In this third part of my three-part Energy Overview, I make the case for widespread adoption of hydrogen as an equal-status energy carrier to electricity.
It’s part two of my 3-part series of #WithASharpie videos.
Here I outline the different uses of energy carriers in our economies.
Many industrial facilities will face significant challenges in the coming years in responding to National and Global efforts to reduce greenhouse gas emissions. Although Australia has been something of a laggard in this space, nevertheless it is a signatory to the Paris Agreement and we can expect a range of future emissions reductions policies to hit industrial businesses going forward.
One way to deal with your emissions challenge is to find ways to more accurately measure your major emissions sources, especially from fuel combustion. It’s not necessarily about reducing actual emissions, but improving your measurement accuracy.
In this case study, I show how I helped a clinker & cement manufacturing plant reduce its reported CO2 emissions from coal by 8%.
It’s the first of a 3-part series of #WithASharpie videos.
This first part is a high level overview of the modern economy’s sources and uses of energy, as well as introduction of the concept of an energy carrier.
They’ve been creeping up on you. Energy costs, that is.
A decade ago, energy was a stable and predictable part of your facility’s operating costs. Not really worth finessing. Occasionally you’d ask one of you engineers or technical people to take a look at it.
Haven’t times changed?
Without getting bogged down in the politics, economics or structural changes in our energy markets (the topic of many, many other articles), let’s take a look at the practical, real-world impacts of energy costs on businesses today:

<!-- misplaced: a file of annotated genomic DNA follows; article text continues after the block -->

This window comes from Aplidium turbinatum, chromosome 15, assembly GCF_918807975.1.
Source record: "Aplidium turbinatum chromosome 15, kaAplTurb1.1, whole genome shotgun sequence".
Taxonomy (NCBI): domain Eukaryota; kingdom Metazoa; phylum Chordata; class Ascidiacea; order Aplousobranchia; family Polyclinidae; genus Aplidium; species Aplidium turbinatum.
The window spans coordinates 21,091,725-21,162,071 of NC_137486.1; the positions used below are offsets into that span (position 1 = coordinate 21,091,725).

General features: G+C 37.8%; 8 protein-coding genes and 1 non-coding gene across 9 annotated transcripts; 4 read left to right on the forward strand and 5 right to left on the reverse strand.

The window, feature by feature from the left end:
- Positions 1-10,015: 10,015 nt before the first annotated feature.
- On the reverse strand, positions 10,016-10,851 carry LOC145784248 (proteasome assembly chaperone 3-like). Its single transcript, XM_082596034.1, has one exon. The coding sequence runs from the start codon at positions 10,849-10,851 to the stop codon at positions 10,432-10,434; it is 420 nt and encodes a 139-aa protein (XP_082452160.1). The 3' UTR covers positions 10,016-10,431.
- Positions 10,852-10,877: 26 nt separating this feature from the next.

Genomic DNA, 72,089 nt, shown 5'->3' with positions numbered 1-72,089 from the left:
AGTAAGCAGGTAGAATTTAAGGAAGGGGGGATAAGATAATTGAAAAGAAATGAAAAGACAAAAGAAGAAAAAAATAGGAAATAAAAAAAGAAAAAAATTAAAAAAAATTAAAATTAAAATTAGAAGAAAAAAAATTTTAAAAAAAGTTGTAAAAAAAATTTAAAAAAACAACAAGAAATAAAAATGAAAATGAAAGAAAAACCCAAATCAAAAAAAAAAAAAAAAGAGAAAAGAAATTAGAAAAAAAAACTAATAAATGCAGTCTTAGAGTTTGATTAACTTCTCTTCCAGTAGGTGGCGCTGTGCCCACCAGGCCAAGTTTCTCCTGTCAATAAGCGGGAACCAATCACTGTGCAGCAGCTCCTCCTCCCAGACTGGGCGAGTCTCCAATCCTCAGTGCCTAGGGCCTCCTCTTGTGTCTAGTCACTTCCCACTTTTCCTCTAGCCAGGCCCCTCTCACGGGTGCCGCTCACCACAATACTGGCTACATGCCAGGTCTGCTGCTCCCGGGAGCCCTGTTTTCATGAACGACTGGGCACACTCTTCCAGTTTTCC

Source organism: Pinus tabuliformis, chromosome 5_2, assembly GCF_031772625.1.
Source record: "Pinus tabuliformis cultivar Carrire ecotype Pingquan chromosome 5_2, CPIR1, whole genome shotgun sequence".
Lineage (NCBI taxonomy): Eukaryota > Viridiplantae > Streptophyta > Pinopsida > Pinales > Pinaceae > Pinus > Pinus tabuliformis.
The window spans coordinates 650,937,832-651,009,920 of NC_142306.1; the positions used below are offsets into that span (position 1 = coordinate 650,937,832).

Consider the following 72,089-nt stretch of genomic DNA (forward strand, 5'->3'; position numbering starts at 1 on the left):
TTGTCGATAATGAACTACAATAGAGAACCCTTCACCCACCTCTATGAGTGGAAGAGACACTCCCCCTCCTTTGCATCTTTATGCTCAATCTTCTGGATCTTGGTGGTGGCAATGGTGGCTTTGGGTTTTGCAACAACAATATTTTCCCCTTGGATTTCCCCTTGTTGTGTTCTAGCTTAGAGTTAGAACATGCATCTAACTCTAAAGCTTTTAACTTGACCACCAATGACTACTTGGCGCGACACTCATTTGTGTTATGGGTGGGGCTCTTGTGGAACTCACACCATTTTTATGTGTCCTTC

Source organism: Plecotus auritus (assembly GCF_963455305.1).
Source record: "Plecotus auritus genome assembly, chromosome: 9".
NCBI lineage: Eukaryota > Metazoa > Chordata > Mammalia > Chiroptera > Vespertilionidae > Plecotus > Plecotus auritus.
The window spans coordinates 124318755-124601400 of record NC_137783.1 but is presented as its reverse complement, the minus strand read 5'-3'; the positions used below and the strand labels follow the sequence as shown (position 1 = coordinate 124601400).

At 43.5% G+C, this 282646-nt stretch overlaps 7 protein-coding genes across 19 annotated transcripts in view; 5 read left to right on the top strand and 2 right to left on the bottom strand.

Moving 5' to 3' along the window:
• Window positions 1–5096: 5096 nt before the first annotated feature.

- East coast wholesale and commercial natural gas prices have surged off the back of multiple gas export hubs in Queensland;
- Industrial power prices have continued to rise year on year due to a range of factors that would have been very hard to predict a decade ago;
- Once quite modest, energy costs have now become a significant parts of manufacturing and resource overall businesses costs;
There is little chance that any political or market events will bring down your energy costs in the medium- (or even long-) term.
With that in mind, it’s time to get serious about taking control of your facility’s energy costs. This article spells out 4 key steps you can take right now to knock at least 10% off your electricity, gas and fuel costs:
- Take stock of your energy situation
- Set business objectives, KPIs and a budget
- Identify opportunities;
- Fund and implement.
Let’s take a look at each of these steps in turn.